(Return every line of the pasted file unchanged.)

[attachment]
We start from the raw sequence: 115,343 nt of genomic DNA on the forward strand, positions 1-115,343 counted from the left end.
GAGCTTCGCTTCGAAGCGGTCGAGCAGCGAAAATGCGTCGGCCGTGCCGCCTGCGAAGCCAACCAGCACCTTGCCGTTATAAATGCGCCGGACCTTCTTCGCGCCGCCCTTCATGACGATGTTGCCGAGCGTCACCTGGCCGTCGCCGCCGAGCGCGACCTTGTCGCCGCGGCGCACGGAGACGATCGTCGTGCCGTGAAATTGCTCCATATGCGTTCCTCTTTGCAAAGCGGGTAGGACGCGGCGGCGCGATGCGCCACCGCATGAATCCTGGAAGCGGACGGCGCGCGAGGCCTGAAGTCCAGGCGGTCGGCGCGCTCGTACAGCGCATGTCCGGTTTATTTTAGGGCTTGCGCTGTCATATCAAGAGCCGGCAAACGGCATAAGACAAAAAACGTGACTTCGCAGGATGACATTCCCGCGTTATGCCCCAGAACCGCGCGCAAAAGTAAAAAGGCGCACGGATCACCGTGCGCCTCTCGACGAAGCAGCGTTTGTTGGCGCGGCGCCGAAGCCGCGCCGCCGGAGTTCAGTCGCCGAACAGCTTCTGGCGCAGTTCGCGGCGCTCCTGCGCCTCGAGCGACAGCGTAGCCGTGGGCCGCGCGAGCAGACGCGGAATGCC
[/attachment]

We start from the raw sequence: 115,343 nt of genomic DNA on the forward strand, positions 1-115,343 counted from the left end.
GAGCTTCGCTTCGAAGCGGTCGAGCAGCGAAAATGCGTCGGCCGTGCCGCCTGCGAAGCCAACCAGCACCTTGCCGTTATAAATGCGCCGGACCTTCTTCGCGCCGCCCTTCATGACGATGTTGCCGAGCGTCACCTGGCCGTCGCCGCCGAGCGCGACCTTGTCGCCGCGGCGCACGGAGACGATCGTCGTGCCGTGAAATTGCTCCATATGCGTTCCTCTTTGCAAAGCGGGTAGGACGCGGCGGCGCGATGCGCCACCGCATGAATCCTGGAAGCGGACGGCGCGCGAGGCCTGAAGTCCAGGCGGTCGGCGCGCTCGTACAGCGCATGTCCGGTTTATTTTAGGGCTTGCGCTGTCATATCAAGAGCCGGCAAACGGCATAAGACAAAAAACGTGACTTCGCAGGATGACATTCCCGCGTTATGCCCCAGAACCGCGCGCAAAAGTAAAAAGGCGCACGGATCACCGTGCGCCTCTCGACGAAGCAGCGTTTGTTGGCGCGGCGCCGAAGCCGCGCCGCCGGAGTTCAGTCGCCGAACAGCTTCTGGCGCAGTTCGCGGCGCTCCTGCGCCTCGAGCGACAGCGTAGCCGTGGGCCGCGCGAGCAGACGCGGAATGCC